Although I dawdled and dragged my heels and whined to anyone who would listen, I was compelled to finish my book. It took me six years, the universe poking and prodding me all the way. It was the hardest thing I've ever done. And it was the best.

Q: You write, “I was unprepared for the emotional physical spiritual toll this writing could and did exact.” What was the writing process like as you relived your childhood memories?

A: It nearly killed me. I was someone who never cried, not even at funerals. Now I was a big bawl-baby. I couldn't figure out why. I'd had a happy childhood surrounded by quirky kith and kin, with gypsies, moonshiners, snake handlers, faith healers, and hobos dropping in to play character roles in the story of my life.

Then the reason for the tears came to me--sometimes you don't know what you have until you lose it. This, then, is a book of atonement. But it is also a book of joy. Readers tell me it made them laugh and cry. I hope so. It made me laugh and cry too.

Q: Did you keep a journal as a child, and did you conduct much research to write the book?

A: I didn't keep a journal as a child but I wrote poetry and essays, mostly nonfiction, many of which I still have.

I started my first and only journal while I was writing the book. I called it Outta My Head. It was a great journal, full of witty observations, to-die-for quotes, and lofty philosophical ideas. One day, I mused, someone will dig it out of a musty trunk and publish it, revealing my true genius to the world.

Meanwhile, my real writing, the book writing, had dried up, become bloodless as old roadkill. Then it occurred to me I was spending more time writing about writing than I was writing.

Could it be the journal I was so invested in was simply the self indulgent rambling of a writer who had discovered yet another way not to finish her book? I read it again. The answer was a sobering yes. I gave up journaling. 

I believed the book would be best served if my memories as a child were left unaltered, so I made a conscious choice not to do much research. Still, I think I got most things right, and friends who grew up with me say I did.

Q: What do your family members think of the memoir?

A: This memoir was written for my family--dead or living or yet to be born. I wanted to pay tribute to the West Virginia kin I wrote about, all gone on before me, and I wanted the ones who came after them to know they came from coal.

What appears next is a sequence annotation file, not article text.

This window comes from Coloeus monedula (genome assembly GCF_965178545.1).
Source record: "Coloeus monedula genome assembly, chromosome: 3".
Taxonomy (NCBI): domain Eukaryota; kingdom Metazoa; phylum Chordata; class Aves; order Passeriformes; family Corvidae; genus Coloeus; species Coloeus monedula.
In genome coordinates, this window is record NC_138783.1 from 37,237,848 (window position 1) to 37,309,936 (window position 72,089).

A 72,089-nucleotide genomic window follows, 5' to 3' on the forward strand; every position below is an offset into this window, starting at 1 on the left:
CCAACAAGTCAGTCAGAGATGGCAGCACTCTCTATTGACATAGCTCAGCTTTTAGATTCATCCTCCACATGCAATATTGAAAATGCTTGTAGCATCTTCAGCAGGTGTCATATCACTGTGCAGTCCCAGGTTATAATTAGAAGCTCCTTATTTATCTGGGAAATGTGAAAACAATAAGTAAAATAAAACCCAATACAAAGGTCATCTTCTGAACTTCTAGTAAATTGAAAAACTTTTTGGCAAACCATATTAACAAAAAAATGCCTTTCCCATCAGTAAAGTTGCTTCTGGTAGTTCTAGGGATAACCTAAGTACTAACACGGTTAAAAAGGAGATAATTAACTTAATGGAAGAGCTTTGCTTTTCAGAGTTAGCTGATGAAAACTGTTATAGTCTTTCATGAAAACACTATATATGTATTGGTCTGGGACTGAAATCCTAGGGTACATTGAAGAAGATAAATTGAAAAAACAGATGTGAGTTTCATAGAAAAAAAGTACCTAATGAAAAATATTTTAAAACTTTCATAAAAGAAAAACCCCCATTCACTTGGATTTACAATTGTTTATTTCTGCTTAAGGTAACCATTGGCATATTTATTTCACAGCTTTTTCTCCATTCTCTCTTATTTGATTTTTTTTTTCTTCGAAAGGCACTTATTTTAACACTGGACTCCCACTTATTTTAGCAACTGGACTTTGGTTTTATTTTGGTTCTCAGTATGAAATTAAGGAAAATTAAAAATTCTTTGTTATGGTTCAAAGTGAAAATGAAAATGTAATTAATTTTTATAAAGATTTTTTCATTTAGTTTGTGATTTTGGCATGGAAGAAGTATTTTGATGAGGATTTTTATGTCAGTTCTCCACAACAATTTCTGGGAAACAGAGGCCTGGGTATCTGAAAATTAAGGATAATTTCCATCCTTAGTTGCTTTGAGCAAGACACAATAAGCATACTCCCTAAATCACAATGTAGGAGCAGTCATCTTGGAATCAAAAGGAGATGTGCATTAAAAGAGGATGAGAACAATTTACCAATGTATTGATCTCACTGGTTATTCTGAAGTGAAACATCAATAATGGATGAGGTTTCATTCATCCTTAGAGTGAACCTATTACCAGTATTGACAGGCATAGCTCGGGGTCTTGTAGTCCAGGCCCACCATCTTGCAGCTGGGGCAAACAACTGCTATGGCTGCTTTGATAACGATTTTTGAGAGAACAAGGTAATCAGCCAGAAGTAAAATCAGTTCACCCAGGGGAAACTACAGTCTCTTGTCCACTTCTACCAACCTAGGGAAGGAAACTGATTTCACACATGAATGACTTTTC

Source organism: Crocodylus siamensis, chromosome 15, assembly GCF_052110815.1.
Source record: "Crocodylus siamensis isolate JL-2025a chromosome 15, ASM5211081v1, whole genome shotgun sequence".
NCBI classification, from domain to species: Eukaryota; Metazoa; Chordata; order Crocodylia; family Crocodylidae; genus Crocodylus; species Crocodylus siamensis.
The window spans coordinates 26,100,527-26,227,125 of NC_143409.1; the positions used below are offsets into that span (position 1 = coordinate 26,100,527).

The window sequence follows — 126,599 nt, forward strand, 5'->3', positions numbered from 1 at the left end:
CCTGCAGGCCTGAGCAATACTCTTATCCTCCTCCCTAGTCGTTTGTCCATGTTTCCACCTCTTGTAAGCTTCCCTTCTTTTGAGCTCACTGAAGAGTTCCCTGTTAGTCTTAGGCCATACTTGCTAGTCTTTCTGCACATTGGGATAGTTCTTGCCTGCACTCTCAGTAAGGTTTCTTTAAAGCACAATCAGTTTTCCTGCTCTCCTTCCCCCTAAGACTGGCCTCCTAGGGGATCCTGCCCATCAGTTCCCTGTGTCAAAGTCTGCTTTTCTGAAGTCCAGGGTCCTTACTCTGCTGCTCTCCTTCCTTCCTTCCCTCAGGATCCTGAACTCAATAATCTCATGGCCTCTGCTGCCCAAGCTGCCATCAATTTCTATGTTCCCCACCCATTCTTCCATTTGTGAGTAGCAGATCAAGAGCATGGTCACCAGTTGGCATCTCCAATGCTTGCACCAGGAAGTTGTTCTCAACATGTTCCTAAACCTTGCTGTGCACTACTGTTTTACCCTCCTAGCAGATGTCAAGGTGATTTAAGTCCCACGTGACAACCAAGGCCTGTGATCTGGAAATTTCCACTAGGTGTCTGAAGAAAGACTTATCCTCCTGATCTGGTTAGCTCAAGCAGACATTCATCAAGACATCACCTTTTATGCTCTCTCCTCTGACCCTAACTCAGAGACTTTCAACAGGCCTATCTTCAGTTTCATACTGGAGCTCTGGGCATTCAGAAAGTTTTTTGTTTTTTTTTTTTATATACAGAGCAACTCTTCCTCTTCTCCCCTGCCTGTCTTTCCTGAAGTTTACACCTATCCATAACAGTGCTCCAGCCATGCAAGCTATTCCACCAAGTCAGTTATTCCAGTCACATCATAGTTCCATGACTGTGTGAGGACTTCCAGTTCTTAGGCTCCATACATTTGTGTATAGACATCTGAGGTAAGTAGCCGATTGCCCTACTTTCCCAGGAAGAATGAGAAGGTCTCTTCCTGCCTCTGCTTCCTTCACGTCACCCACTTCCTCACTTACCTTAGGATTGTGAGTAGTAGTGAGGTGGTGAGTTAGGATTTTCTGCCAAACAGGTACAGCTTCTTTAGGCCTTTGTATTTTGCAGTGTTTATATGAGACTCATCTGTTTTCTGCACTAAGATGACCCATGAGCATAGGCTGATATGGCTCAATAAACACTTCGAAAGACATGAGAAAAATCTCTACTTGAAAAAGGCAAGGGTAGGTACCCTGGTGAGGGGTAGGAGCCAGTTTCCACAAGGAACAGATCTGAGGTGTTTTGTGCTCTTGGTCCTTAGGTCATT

I wanted them to feel the Appalachian DNA rushing through their veins. I wanted them to hear the twang of the voices and see the glory of the hills and hollers. And I wanted them to see it through my eyes. Of course, that wasn't possible, so I did my imperfect best with words.

Q: What are you working on now?

A: A book that covers the same time and place and people, so it is a companion book rather than a sequel. The title is Still Running on Red Dog Road, More Appalachian Stories I Meant to Tell You.

Q: Anything else we should know?

A: I probably should define what red dog is, because it explains the title: When mining companies burned piles of trash coal, the heat turned it red and pink and lavender. Trucks dumped loads of that sharp-edged rock on our dirt road. We called it red dog. Grandma told me not to be running on that red dog road. But I do.

Deborah, thank you for providing this great opportunity to share my writing experience with your readers. And thanks to my wonderful writer friend Kathleen Rodgers for recommending my book.

--Interview with Deborah Kalb

Wednesday, June 22, 2016

Q&A with Margaret Dilloway

Q: Sisters of Heart and Snow follows women in two different time periods. How did you come up with the idea for the book and for its structure?

A: My mother was from a samurai family so I knew I wanted to write something along those lines.  I looked up "samurai women" and found Tomoe Gozen, who lived in the 12th century, and wanted to write about her. She was a female captain, said to be the best archer in Japan, an incredible swordswoman, and stunningly beautiful.

Q: You've written that your own family history connects with that of your historical protagonist, Tomoe Gozen. What more can you tell us about that?

A: Tomoe fought for the Minamoto clan. My mother's family line became an offshoot of the Minamoto clan in the 15th century. 

Q: The relationship among sisters is important to the novel. Why did that interest you as a topic, and why did you write Rachel's sections in first person and her sister Drew's in third person?

A: Sisters of heart is a term for two women who are so close they're like sisters. In real life, Tomoe was Yamabuki's lady-in-waiting, and they would have been very close.

I wanted the historical to inform the contemporary but not be exactly parallel. So I have two contemporary sisters who used to be close but are not any longer in the parallel story. 

I wrote Rachel in first person and Drew in third because it came the most naturally.

Q: You also include the issue of mail-order brides. Why did you focus on that topic, and how did you research it?